We were fresh into town from the long drive up from Rainier Valley, approaching Pike Street, our last stop on Third. A large and hulking figure came up to stand near me, silently. We watched the road together. He had on a do-rag and skullcap, with leather construction boots and an outdoor jacket. Partly for my own comfort, I felt a need to break the ice and offered him a transfer.

“Hey. D’you need this just in case?”
“Yeah. Ah ‘ppreciate it, sir.”
“Oh for sure.”
“What time is it?”
“Eleven-thirty.”
“Okay.”
“Is that a good time?”
“Yeah. Just gotta make it home before Mom leave for work, ‘bout eleven forty-five.”
“Okay she’s workin’ some serious hours!”
“Yeah, she gets it done, man…” he shifted his weight, grabbing a stanchion. He was realizing I was someone he could really talk to. I’ll never know how or what I do to have this effect on people, but I’m endlessly grateful when it happens. He continued: 

“Check this out, man. She was raised in foster homes, moved from home to home, dropped outta grade school, didn’t go to no high school… But after all that, she decided to get a doctorate in psychology. And she did.”
“Whoa!!”
“Yup. So that’s my inspiration.”
“Whoa,” I marveled. The things our mothers have done, often quietly, often hidden from view, for themselves or others. You change the world by being your best self. Did she know she would encourage her son so, and ripple out onto me and so many others? “That’s the most inspiring thing I’ve heard in like a month!”
“Ha! Thanks. Yeah, she the one.”
“And to think about all the obstacles she musta had in her way, how they say it’s harder to go to college as an adult, everything–”
“And she did this with five kids at home, all strung out on drugs.”
“Oh my gosh!”
“They sent me home from the penitentiary.”
“Okay she’s strong. This woman… Just raising one kid is a straight up full time job by itself, but five! Plus challenges? And getting this degree, from square one?”
“They sent me home from the penitentiary to be with her.”
“You’re awesome and she’s awesome.”
He looked at me, pausing and newly still. He said, “Man, I love you for that.”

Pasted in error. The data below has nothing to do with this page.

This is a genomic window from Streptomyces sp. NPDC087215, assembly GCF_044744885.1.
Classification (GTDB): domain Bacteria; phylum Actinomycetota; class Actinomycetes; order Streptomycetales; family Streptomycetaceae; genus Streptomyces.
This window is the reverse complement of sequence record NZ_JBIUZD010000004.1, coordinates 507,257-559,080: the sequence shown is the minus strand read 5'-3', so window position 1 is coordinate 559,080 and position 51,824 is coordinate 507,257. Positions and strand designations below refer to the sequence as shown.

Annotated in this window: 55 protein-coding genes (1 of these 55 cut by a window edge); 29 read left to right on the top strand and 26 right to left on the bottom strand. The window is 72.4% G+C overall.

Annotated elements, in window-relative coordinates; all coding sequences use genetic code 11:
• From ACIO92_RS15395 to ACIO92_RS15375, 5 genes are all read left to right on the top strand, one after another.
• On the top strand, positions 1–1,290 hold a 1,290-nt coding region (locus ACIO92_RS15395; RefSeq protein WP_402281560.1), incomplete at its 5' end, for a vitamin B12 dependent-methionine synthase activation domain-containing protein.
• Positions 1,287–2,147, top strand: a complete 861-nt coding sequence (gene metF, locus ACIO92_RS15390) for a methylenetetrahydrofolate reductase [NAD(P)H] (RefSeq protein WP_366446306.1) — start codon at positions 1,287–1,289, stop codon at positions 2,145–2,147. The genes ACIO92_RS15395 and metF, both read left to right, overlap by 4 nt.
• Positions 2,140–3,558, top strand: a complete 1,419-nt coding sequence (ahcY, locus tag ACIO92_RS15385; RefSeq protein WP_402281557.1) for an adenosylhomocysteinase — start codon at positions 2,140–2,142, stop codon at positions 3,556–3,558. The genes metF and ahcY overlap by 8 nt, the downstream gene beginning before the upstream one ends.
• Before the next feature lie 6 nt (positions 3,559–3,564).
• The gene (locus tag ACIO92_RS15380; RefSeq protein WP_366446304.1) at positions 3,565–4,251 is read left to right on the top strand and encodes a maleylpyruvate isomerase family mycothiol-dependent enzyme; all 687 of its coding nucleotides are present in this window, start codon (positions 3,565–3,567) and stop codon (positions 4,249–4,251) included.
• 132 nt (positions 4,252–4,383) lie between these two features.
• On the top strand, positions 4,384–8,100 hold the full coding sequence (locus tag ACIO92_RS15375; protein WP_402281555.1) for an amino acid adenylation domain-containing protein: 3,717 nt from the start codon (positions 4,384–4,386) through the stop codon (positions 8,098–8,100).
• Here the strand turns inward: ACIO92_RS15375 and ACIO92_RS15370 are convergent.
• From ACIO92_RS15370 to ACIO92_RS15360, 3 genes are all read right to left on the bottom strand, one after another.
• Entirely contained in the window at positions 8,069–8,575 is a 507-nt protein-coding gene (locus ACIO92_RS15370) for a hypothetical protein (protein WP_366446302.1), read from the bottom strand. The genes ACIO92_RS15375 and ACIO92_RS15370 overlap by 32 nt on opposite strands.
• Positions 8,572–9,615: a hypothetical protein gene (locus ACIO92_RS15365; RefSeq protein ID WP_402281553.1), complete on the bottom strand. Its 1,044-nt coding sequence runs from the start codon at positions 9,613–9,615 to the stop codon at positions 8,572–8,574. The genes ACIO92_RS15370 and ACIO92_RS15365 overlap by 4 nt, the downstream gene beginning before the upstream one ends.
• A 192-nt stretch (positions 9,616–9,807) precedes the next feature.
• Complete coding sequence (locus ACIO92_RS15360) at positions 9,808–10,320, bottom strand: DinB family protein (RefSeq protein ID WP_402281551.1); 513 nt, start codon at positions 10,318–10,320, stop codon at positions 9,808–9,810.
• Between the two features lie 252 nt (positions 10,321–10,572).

“Right back atcha, man. Love and respect.” Firm handshake.
“My name’s Michael.”
“I’m Nathan.” 

Speak to me not, O Muse, of the heroes we find in history books. Tell instead of the quiet giants who inspire this man and myself, a couple of streetwise youngsters in the urban night, who teach us to believe, be better than we thought we ever could be.

The upward nod from his burly form as he stepped out, and more: he waved one last time, after he’d already left the bus. I saw it at the last second. I watched Michael waiting to cross the street, facing the other way but looking back at me to wave again. 

A woman was standing next to him on the corner, waiting to cross as well. He struck up a conversation with her, full of the verve we’d made, passing on with a smile the appreciative respect and love that came so naturally to him, an echo of his mother’s best qualities.

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Nathan Vass is an artist, filmmaker, photographer, and author by day, and a Metro bus driver by night, where his community-building work has been showcased on TED, NPR, The Seattle Times, KING 5 and landed him a spot on Seattle Magazine’s 2018 list of the 35 Most Influential People in Seattle. He has shown in over forty photography shows is also the director of nine films, six of which have shown at festivals, and one of which premiered at Henry Art Gallery. His book, The Lines That Make Us, is a Seattle bestseller and 2019 WA State Book Awards finalist.

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